MemberInnocentiy Martynow

Innocentiy Martynow is a part-time researcher of «History of dissent in the USSR (1954– 1987)» research program at Research and Educational center of International Memorial Society (Moscow). He is interested in interdisciplinary methods of cultural research, historical anthropology and semiotics. More specifically his work explores Soviet cultural everyday practices linked to visuality (mainly during the Late socialism period), as well as underground cultures in the USSR and contemporary Russia. His research as an independent scholar explores the impact of new digital media on the ways of representation and production of sexuality.

MemberPeter Snowdon

…Peer-reviewed articles

““Film!”—The Arab Revolutions and the Filmmaker as Amanuensis”, Visual Anthropology, 2016, 29:3, 263-277.  http://dx.doi.org/10.1080/08949468.2016.1154429

““Game over Mubarak”: the Arab Revolutions and the Gamification of Everyday Life”. Fast Capitalism, 11.1, 2014.  https://www.uta.edu/huma/agger/fastcapitalism/11_1/snowdon11_1.html

Invited blog posts

“Distorting the pain of others”, in media res, 4 April 2014.  http://mediacommons.futureofthebook.org/imr/2014/04/04/distorting-pain-others

 

 …

Peter Snowdon is a filmmaker, researcher and writer. He has taught filmmaking at the University of the West of Scotland (2014-16) and in the visual ethnography programme at Leiden University (2016-18). His found-footage film The Uprising, made out of YouTube videos from the Arab revolutions, won the Opus Bonum Award for Best World Documentary on its début at the 2013 Jihlava International Documentary Film Festival, and has since been screened widely around the world at festivals (Edinburgh, Turin, Bratislava) and in museums (MoMA NYC, Palazzo Grassi). The film is now available free to view at theuprising.be. His book, The People Are Not an Image: Vernacular Video after the Arab Revolutions, will be published by Verso in 2020. His current research focuses on filmmaking as a somatic practice. His approach to teaching is inspired by a number of movement practices, and in particular by Mary Overlie’s Six Viewpoints.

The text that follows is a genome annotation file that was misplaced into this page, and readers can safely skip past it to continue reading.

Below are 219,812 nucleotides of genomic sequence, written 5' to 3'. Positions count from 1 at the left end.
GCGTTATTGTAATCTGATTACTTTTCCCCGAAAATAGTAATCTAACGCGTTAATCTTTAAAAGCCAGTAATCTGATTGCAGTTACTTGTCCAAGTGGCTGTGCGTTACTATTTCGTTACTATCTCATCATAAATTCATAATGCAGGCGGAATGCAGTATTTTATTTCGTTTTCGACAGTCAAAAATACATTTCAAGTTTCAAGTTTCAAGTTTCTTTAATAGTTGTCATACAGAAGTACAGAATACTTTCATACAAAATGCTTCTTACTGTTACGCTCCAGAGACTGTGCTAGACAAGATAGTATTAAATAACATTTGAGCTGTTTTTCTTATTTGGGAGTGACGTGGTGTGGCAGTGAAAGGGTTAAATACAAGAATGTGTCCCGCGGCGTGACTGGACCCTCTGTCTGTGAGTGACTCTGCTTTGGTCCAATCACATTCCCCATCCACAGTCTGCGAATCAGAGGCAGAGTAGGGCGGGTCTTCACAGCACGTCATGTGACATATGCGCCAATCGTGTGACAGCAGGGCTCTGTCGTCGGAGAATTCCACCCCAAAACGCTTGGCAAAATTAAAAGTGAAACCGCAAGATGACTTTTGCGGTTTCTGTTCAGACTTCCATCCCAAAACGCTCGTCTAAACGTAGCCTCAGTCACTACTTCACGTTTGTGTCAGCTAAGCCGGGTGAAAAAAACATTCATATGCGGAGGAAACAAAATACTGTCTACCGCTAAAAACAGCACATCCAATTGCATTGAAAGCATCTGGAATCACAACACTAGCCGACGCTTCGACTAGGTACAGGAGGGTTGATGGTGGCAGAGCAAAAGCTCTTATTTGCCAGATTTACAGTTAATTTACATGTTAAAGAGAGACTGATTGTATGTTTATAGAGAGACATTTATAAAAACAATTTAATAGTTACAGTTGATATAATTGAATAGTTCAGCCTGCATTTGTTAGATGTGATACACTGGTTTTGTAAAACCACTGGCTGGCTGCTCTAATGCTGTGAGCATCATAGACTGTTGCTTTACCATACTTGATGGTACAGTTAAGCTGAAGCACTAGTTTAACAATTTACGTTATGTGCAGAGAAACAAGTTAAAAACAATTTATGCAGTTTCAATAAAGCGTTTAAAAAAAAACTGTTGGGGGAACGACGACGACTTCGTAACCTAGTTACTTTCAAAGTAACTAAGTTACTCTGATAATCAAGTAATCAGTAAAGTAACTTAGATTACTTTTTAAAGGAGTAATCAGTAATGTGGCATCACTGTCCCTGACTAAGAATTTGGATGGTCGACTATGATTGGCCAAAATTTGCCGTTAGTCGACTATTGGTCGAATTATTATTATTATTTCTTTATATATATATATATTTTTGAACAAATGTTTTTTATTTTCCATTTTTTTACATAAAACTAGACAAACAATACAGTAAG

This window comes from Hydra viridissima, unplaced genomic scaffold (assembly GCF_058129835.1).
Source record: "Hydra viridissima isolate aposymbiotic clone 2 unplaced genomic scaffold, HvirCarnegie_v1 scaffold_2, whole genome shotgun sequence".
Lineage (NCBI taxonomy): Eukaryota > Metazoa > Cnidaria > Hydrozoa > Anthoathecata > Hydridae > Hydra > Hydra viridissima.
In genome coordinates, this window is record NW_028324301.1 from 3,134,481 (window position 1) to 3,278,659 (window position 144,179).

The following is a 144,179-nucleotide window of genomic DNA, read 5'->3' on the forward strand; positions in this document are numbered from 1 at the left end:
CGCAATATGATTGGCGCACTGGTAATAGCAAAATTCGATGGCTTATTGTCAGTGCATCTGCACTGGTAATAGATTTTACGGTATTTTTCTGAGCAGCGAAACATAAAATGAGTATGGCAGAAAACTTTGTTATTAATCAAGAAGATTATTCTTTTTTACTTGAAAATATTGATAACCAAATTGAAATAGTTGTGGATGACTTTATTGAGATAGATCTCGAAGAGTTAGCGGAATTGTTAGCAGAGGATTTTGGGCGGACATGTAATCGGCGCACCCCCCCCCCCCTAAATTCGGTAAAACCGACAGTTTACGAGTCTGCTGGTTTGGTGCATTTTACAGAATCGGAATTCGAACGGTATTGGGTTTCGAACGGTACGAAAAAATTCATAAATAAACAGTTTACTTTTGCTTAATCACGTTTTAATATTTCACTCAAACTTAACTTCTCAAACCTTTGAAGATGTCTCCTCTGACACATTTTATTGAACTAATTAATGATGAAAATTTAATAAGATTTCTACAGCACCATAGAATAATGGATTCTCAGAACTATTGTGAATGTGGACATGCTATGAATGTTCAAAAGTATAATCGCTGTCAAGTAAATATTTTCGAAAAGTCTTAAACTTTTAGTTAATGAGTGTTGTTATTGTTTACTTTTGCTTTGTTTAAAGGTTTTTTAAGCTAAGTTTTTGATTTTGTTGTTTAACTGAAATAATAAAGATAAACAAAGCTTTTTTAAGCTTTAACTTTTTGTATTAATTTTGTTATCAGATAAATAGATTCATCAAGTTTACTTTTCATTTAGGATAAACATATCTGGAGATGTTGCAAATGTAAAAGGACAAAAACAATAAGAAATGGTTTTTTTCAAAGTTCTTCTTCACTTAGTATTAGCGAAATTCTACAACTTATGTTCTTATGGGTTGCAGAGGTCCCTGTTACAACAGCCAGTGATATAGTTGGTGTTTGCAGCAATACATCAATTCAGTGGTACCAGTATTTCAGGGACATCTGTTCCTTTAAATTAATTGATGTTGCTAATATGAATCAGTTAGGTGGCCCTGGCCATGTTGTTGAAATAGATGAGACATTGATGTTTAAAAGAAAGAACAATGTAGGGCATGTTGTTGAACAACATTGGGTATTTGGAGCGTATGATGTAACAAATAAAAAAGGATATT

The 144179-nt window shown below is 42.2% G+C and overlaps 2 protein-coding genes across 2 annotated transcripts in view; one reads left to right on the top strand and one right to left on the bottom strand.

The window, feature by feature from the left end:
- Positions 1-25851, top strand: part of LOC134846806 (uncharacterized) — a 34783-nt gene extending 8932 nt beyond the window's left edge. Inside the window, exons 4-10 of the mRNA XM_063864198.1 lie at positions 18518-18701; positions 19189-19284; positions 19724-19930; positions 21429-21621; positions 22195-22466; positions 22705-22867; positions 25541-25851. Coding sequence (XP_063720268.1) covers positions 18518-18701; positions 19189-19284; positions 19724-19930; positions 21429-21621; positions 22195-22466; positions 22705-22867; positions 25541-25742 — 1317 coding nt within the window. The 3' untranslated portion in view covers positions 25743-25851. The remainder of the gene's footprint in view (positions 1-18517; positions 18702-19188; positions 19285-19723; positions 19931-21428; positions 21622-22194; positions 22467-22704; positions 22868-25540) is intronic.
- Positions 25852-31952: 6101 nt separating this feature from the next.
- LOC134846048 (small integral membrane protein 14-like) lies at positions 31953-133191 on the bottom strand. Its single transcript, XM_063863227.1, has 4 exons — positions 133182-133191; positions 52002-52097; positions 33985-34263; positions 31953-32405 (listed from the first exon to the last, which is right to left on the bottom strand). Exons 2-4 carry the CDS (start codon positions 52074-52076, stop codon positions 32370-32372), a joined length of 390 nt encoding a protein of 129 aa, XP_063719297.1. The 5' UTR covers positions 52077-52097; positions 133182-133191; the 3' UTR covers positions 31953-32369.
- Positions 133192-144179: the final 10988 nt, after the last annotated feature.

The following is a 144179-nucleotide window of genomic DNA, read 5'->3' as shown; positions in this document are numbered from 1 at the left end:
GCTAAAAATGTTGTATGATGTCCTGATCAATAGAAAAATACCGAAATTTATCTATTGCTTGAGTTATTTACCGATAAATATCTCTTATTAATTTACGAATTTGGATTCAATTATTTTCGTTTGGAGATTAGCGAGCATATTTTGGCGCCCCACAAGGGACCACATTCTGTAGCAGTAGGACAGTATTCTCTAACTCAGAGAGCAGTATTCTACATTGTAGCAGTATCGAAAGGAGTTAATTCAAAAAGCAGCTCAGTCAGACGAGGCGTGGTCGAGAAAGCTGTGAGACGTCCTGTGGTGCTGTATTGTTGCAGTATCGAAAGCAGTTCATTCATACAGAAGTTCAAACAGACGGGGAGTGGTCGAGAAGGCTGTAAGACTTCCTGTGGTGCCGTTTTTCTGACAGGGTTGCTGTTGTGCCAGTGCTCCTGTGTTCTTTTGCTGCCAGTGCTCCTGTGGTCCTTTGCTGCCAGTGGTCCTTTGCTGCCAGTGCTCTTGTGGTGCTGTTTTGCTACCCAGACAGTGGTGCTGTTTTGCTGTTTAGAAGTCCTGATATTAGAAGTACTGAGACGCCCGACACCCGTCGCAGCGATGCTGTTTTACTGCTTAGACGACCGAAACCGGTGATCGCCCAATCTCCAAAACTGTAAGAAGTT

MemberSean Burrus

Currently the Bothmer Fellow in Greek and Roman Art at the Metropolitan Museum, my research explores the role that material and visual culture played in the Jewish experience of the late ancient Roman world. I received my B.A. in Ancient Mediterranean Religions from the University of North Carolina Chapel Hill (2008), and went on to study at the Hebrew University of Jerusalem before receiving an M.A. (2012) and Ph.D. (2017) in the History of Judaism from Duke University. I am an experienced instructor in Hebrew Bible and Jewish history from the Israelite period to Late Antiquity with an emphasis on the Greco-Roman World. I also have expertise in material and visual culture, archaeology and anthropology. I have archaeological field experience from important Roman period sites in Israel, and am a member of the publication team for the Duke excavations at Sepphoris. My dissertation research involved several enjoyable summers on site documenting and photographing in Rome and Beth She’arim. Having concluding my current research on Jewish sarcophagus patrons, I have begun work on a monograph more broadly exploring additional media of Jewish visual culture in Late Antiquity as evidence of cultural interaction and change. I am also developing a digital project that seeks to virtually reconstruct and reopen the destroyed Jewish catacombs of Monteverde.